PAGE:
We saw at the start of last week an announcement of an additional £1.5m for a feasibility study into the reopening of the Newcastle to Ashington line. I had reserved judgement about the Government’s new ‘pro North East’ language but I feel the sum promised is pocket money compared to the millions required to rebuild stations, source rolling stock and bring the track up to modern standards.
Let’s not beat about the bush, there is a real link between lack of transport infrastructure and a person's ability to get on in life.
It’s simple really: If you live close to good public transport links, you’re more likely to be able to get to a well-paying job or get new customers for your start-up business.
That’s why Rail nationalisation is so important because it links a person's ability to get on in life with a need for vital infrastructure investment. It's why the upcoming ‘nationalisation’ of Northern Rail should come with a health warning.
If nationalisation is followed by the creation of a fragmented network run by devolved institutions, we face the risk of simply shifting blame from one group of politicians to another group without addressing the real issue of poor infrastructure.
I would like to see us get to grips with the following challenges to solve the infrastructure issues:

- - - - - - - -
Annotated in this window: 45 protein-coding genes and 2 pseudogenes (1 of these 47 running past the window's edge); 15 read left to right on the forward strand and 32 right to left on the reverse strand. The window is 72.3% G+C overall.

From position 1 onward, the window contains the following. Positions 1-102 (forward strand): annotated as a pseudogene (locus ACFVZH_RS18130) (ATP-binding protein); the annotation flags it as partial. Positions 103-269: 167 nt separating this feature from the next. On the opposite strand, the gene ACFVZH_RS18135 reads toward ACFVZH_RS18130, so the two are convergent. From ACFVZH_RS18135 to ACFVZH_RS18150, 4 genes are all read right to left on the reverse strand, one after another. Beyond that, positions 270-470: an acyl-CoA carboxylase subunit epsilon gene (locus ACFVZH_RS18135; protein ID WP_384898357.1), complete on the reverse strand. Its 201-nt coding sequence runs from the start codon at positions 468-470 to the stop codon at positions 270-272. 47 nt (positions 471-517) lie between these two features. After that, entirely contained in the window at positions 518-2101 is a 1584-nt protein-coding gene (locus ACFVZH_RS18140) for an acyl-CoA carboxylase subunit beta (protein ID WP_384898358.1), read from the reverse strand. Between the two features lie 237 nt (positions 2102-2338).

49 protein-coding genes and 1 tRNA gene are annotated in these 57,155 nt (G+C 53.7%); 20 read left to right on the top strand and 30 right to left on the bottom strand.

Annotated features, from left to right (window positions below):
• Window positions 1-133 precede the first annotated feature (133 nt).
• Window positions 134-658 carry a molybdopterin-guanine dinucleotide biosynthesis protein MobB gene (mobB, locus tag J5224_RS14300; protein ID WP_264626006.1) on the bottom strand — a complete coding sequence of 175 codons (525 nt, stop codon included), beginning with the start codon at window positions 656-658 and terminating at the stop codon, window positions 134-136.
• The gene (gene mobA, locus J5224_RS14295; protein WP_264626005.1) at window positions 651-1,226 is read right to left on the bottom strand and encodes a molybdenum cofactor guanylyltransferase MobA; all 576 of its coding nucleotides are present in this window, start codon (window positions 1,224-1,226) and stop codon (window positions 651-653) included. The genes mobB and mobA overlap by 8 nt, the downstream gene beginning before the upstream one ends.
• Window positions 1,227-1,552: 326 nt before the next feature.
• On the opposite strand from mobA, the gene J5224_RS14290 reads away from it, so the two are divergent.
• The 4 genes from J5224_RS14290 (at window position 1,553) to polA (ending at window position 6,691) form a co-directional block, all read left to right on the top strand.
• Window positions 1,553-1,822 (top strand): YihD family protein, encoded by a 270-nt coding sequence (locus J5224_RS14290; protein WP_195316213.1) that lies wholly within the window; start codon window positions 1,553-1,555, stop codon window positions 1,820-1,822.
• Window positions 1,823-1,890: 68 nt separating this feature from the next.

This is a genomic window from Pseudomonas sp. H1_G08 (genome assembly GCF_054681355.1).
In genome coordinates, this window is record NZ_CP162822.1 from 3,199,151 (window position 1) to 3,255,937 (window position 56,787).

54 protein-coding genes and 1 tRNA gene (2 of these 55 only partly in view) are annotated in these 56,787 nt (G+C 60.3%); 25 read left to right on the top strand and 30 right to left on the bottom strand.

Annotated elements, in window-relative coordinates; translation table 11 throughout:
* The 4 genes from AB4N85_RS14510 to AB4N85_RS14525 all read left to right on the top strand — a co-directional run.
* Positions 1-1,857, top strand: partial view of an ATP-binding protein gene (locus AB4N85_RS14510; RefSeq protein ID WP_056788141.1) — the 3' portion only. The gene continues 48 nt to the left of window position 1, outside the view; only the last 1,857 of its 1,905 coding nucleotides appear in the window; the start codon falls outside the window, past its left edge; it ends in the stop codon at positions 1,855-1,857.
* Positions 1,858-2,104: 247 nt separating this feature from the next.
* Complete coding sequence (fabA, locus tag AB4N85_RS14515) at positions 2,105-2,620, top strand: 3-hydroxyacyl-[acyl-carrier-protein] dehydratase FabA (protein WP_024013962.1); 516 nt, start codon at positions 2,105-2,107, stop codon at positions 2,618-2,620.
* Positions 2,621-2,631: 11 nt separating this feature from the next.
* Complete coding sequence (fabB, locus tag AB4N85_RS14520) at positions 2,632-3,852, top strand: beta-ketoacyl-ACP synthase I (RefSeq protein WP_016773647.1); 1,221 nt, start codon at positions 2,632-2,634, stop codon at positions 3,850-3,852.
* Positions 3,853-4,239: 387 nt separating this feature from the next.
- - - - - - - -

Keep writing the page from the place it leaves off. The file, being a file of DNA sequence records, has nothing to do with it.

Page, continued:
Electrify lines from Bishop Auckland to Darlington and then from Middlesbrough to Sunderland. As well as looking again at electrifying the Newcastle to Carlisle route.
Expand the Tyne and Wear Metro with a focus on projects which will deliver much needed boosts to local business rates, such as a long overdue expansion to Cobalt business park.
Make sure railway procurement focuses on buying local, the old excuses around European Law as of this week no longer apply.
Ultimately, I believe there is no silver bullet for the problems the Railways and our suburban transport networks face but I do think the Government have an opportunity to follow up on their recent rhetoric by investing real money in the regions infrastructure and transport network.
They have two choices, either spend the money centrally or devolve responsibility and give regional and local government the ability to finance long overdue improvements.
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